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October 07, 2021

Twitter-hungry stock buyers jump the gun

Oops. That's probably what some investors thought when they accidentally purchased stock in TWTRQ, Tweeter Home Entertainment Group, an electronics chain that liquidated in 2008.

With investors buzzing about the latest news on the upcoming Twitter IPO, some silly traders helped the defunct company's stock rise to a value of about 1,400 per cent. On Thursday, the stock closed at one cent, but on Friday it rose to as much as 15 cents. The OTC finally head to step in and halted trading on the stock at 12:42 p.m. on Friday. This is after details about Twitter's financial situation was revealed through a prospectus filed with the Securities and Exchange Commission.

Unfortunately, investors were over eager and it turns out that the Q behind the stock means that the company is bankrupt, but can continue to be traded, according to CNN.

News about the social media company will only continue to heat up as the IPO date draws closer. Twitter hopes to raise $1 billion and it'll likely debut as early as mid-to-late November under the ticker symbol TWTR. It's predicted that the company could be valued at between $12 billion and $20 billion when it debuts.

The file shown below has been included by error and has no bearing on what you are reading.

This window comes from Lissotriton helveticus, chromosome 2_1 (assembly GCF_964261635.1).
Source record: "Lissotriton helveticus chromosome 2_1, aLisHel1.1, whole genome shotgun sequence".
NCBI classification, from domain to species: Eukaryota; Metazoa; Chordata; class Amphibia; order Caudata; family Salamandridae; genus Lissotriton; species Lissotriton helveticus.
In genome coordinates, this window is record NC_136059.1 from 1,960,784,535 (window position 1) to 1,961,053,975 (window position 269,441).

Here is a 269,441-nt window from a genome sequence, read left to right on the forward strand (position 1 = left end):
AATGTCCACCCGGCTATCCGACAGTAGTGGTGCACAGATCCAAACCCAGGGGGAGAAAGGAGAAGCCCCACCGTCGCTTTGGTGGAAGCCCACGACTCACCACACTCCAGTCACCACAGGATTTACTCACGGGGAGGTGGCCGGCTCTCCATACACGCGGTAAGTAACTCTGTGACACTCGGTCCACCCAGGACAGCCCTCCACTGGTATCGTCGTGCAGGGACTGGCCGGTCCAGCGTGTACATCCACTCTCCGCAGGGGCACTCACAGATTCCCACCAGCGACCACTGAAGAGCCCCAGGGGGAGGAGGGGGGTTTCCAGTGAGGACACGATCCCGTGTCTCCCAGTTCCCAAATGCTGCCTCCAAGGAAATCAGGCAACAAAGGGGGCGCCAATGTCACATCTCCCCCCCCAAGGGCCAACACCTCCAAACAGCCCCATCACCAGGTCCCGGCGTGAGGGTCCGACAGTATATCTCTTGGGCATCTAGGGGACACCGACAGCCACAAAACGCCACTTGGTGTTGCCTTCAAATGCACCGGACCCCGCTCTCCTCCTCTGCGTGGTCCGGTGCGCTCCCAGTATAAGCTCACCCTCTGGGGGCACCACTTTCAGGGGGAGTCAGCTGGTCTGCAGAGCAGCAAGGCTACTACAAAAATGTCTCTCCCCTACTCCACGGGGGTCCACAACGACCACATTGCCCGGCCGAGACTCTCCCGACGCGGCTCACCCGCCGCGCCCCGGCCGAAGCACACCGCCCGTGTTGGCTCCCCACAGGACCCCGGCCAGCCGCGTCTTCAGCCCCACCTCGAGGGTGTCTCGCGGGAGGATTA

Unfortunately, Twitter already faces one major hurdle in its IPO, which is the memory of Facebook's lacklustre debut in 2012. Facebook's shares skyrocketed and dropped on the first day and continued to decline throughout the year. Its stocks didn't reach close to the IPO price until after about a year. Investors were also burned by Zynga and Groupon IPOs that saw their stock prices plunge after their debut and remain below the IPO stock price.

While Twitter has the advantage of brand recognition, there's research showing that hot, new IPOs don't typically perform well afterwards. Before Groupon's IPO, Bloomberg Businessweek looked at 25 popular IPOs and saw that many of the company's stock prices fell below their debuts.

This doesn't even account for whether Twitter will bring in a profit after a net loss in the first half of the year.

Will you invest in the upcoming Twitter IPO?

Josephine Lim, MSN Money



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Gordon PowersGordon Powers

A long-time fund company executive, Gordon Powers now heads up the Affinity Group, a financial services consulting firm. Gordon was a personal finance columnist for the Globe & Mail for many years, has taught retirement planning...